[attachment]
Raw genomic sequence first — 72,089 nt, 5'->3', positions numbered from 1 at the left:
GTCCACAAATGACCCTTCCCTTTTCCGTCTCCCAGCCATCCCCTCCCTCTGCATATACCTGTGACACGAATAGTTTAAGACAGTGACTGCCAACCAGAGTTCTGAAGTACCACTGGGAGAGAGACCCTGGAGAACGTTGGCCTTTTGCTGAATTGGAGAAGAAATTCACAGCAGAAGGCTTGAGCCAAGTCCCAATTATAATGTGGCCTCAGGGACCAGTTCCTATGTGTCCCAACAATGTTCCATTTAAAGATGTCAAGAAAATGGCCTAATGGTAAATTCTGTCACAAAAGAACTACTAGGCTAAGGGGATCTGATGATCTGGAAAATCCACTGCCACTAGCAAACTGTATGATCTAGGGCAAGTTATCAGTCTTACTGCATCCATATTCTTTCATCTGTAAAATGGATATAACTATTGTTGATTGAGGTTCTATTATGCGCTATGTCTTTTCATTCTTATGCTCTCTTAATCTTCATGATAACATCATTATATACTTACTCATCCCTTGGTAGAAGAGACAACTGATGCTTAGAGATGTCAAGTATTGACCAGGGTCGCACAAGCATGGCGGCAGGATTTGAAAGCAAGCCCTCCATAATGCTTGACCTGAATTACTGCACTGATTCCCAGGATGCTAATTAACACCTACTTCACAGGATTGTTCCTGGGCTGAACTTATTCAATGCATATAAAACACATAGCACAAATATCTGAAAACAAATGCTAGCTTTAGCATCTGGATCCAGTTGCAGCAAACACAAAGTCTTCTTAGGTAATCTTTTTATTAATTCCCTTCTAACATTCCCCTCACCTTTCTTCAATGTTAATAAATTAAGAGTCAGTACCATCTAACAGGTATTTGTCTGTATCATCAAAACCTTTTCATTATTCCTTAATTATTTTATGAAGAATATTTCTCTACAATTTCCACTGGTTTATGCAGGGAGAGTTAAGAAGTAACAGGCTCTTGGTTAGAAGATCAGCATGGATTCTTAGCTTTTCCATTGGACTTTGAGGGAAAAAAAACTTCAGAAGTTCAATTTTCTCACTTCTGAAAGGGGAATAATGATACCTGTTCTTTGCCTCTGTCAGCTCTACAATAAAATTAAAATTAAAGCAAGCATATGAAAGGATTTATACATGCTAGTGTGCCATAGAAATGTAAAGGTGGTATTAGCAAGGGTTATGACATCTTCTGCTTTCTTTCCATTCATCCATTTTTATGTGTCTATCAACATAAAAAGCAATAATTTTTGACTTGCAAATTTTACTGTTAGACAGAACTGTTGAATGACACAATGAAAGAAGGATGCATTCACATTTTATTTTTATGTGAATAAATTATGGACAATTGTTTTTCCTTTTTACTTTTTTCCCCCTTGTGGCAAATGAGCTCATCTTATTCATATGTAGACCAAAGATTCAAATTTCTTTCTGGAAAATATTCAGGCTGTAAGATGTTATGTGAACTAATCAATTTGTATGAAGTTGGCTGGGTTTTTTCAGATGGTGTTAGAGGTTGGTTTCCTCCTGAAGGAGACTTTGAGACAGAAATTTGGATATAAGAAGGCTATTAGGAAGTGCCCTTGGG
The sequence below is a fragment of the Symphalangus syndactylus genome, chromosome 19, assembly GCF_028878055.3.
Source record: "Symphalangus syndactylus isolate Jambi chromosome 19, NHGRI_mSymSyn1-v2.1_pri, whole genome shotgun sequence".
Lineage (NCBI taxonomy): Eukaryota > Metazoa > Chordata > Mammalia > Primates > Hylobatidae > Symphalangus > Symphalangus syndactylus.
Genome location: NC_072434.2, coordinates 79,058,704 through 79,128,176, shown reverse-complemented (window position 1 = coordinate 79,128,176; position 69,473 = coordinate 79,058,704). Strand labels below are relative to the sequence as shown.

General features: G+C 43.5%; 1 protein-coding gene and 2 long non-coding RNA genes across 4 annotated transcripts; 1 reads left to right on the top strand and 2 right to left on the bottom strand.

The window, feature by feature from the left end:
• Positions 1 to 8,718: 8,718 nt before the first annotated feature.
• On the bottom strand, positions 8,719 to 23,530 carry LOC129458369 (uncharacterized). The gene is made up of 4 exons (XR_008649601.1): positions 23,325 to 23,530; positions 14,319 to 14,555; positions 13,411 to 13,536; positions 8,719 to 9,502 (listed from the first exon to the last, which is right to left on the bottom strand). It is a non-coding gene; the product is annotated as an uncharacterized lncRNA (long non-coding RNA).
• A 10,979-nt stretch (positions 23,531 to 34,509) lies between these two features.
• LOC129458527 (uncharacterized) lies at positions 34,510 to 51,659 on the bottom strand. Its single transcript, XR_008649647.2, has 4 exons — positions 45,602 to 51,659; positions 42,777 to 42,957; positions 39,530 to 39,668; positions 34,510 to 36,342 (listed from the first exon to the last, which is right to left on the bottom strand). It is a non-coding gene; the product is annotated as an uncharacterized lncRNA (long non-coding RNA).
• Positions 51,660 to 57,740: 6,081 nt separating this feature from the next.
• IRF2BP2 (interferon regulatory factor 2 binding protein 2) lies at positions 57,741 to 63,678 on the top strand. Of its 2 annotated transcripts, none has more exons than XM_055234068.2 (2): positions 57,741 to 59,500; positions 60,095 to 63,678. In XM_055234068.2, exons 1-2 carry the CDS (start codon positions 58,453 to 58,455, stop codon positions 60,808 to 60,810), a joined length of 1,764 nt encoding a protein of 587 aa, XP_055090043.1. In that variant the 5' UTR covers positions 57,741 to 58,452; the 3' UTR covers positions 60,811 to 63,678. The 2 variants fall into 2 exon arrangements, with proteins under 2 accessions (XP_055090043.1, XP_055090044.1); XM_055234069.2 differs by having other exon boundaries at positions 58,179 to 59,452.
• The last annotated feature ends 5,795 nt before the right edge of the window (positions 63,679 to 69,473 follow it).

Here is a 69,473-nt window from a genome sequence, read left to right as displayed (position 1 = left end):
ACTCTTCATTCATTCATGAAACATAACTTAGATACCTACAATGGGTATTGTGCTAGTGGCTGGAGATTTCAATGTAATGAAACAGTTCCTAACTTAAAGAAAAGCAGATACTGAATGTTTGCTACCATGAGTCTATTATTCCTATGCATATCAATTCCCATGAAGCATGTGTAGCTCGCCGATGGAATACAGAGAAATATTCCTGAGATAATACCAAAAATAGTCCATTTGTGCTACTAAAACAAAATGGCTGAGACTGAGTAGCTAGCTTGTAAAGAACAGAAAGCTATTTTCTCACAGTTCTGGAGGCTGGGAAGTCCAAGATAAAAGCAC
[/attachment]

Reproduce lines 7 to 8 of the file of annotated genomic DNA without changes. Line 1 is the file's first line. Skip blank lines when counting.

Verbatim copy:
General features: G+C 43.5%; 1 protein-coding gene and 2 long non-coding RNA genes across 4 annotated transcripts; 1 reads left to right on the top strand and 2 right to left on the bottom strand.

The window, feature by feature from the left end: